HomeInsightsCourt of Justice of European Union finds that Member States cannot exclude liability for copyright infringement through file sharing where a family member had access to the same internet connection

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The claimant, the German publisher Bastei Lübbe, issued proceedings in the Germany against the defendant, Michael Strotzer, for copyright infringement in relation to the sharing online (with an unlimited number of users of a peer-to-peer internet exchange) of an audiobook (in which it owned the copyright) by Mr Strotzer via an internet connection owned by him.

Mr Strotzer denied infringement, arguing that his parents, who lived in the same household, also had access to the internet connection concerned. But he also said that to his knowledge they did not have the audiobook in question on their computer, were not aware of the existence of the work and did not use the online exchange software.

The German court had held that German case law appeared to provide that simply by naming the family member who had access to the internet connection concerned, and who therefore was capable of having committed the alleged infringement, a defendant could escape liability for copyright infringement.  The German court asked the CJEU to clarify whether this was lawful under the Copyright Directive (2001/29/EC) and under the IP Enforcement Directive (2004/48/EC).

Citing its 2015 Coty decision (Coty Germany, C‑580/13, EU:C:2015:485), the CJEU held that a fair balance had to be struck between the various fundamental rights protected by the EU legal order, i.e. the right to an effective remedy and the right to intellectual property on the one hand (Directive 2004/48 and Directive 2001/29 respectively), and the right to respect for private and family life on the other. Such fair balance is not achieved where almost absolute protection is guaranteed to family members of the owner of an internet connection through which copyright infringements have been committed by means of file sharing.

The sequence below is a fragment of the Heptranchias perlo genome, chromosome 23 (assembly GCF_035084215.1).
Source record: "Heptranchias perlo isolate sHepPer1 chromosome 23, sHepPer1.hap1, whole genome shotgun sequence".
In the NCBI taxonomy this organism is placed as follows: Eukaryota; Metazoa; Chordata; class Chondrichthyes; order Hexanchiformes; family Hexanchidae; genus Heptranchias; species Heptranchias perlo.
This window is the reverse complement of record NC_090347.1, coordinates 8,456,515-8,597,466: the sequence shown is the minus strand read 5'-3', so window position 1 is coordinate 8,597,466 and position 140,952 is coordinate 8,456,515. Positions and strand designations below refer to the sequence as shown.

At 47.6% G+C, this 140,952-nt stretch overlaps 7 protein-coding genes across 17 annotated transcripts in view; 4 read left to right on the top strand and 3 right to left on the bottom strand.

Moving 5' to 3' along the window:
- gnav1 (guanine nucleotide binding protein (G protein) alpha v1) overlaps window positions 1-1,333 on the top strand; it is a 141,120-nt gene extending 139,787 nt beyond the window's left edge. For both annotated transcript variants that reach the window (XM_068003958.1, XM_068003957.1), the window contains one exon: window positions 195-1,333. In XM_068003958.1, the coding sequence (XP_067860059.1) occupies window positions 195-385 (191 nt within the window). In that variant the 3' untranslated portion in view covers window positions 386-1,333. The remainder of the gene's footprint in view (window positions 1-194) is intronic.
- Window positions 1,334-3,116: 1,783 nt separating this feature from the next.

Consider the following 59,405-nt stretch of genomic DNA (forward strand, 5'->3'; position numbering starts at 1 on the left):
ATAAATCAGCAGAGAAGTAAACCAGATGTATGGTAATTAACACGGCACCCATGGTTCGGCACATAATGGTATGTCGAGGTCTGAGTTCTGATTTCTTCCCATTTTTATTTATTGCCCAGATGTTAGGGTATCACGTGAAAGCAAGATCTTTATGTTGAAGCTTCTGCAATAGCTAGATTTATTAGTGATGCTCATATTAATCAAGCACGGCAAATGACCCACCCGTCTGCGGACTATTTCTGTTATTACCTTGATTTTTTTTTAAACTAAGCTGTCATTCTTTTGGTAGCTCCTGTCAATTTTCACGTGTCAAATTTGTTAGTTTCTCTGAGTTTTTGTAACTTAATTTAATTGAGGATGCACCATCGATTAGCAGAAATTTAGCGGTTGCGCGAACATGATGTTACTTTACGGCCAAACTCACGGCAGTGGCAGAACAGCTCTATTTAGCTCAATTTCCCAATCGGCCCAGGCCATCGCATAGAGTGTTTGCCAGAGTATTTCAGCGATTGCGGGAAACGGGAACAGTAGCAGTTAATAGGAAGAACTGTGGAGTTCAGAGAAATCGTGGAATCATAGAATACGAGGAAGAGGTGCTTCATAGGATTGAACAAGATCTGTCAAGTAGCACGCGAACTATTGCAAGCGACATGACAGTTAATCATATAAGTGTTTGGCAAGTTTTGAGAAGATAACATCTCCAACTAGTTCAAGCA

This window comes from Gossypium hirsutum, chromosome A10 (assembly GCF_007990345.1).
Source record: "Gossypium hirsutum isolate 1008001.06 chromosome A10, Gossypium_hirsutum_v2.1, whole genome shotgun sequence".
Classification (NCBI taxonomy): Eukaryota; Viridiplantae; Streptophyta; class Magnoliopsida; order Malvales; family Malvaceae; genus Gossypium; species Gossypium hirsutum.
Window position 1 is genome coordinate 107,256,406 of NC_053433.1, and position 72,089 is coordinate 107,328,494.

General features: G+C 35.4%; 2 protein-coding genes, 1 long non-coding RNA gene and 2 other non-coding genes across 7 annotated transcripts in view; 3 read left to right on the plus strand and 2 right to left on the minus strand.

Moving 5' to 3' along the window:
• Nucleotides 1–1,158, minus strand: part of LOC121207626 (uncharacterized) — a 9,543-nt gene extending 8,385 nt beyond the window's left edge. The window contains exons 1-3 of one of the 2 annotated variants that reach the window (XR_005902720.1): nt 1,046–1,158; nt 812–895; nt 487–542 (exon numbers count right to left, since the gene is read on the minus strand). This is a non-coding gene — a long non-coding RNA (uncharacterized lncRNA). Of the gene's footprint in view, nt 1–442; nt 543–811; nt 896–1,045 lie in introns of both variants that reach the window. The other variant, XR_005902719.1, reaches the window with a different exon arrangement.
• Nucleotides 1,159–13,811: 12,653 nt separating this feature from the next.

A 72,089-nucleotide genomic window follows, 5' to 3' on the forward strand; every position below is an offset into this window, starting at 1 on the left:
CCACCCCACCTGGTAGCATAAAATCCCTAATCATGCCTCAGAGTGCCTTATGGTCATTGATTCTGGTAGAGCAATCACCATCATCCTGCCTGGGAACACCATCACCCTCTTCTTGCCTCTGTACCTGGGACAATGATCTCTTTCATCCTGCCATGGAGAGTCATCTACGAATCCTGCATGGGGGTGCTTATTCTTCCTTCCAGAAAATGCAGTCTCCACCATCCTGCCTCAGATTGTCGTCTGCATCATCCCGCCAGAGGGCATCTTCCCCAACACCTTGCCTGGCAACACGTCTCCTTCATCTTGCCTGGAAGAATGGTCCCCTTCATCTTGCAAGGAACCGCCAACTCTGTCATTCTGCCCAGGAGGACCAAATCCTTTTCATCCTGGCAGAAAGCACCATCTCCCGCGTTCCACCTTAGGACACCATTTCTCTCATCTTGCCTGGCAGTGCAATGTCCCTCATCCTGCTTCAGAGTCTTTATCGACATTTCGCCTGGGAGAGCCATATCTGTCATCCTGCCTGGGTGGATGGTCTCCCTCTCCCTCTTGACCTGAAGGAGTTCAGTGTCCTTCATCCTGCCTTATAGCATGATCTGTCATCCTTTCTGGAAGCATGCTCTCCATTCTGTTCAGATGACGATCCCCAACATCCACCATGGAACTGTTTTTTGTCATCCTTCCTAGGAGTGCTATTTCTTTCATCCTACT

If a national court cannot, on application of the claimant, request that evidence on the defendant’s named family members be provided, it becomes impossible for it to assess whether infringement has occurred and who was responsible for it.  This seriously infringes the fundamental right to an effective remedy and the fundamental right to intellectual property, the CJEU said.

However, the CJEU said, if there is an alternative effective remedy available to the rights holder which would avoid unacceptable interference with the claimant’s family life, but by which the owner of the internet connection in question could be held liable in tort, then there could be no infringement of the rights holder’s right to an effective remedy and right to intellectual property.

In addition, the CJEU ruled, it was ultimately for the German court to determine whether there were any other means, procedures or remedies that would allow it to order the provision of the information necessary to prove whether copyright infringement had occurred and who had committed it. If there were not, then the relevant directives preclude national German legislation which, as interpreted by the national courts, states that the owner of an internet connection used for copyright infringements through file-sharing cannot be held liable to pay damages if he can name at least one family member who might have had access to that connection, without providing further details as to when and how the internet was used by that family member. (Case C-149-17 Bastei Lübbe & Co KG v Michael Strotzer (18 October 2018) — to access the judgment in full, go to the curia search form, type in the case number and follow the link).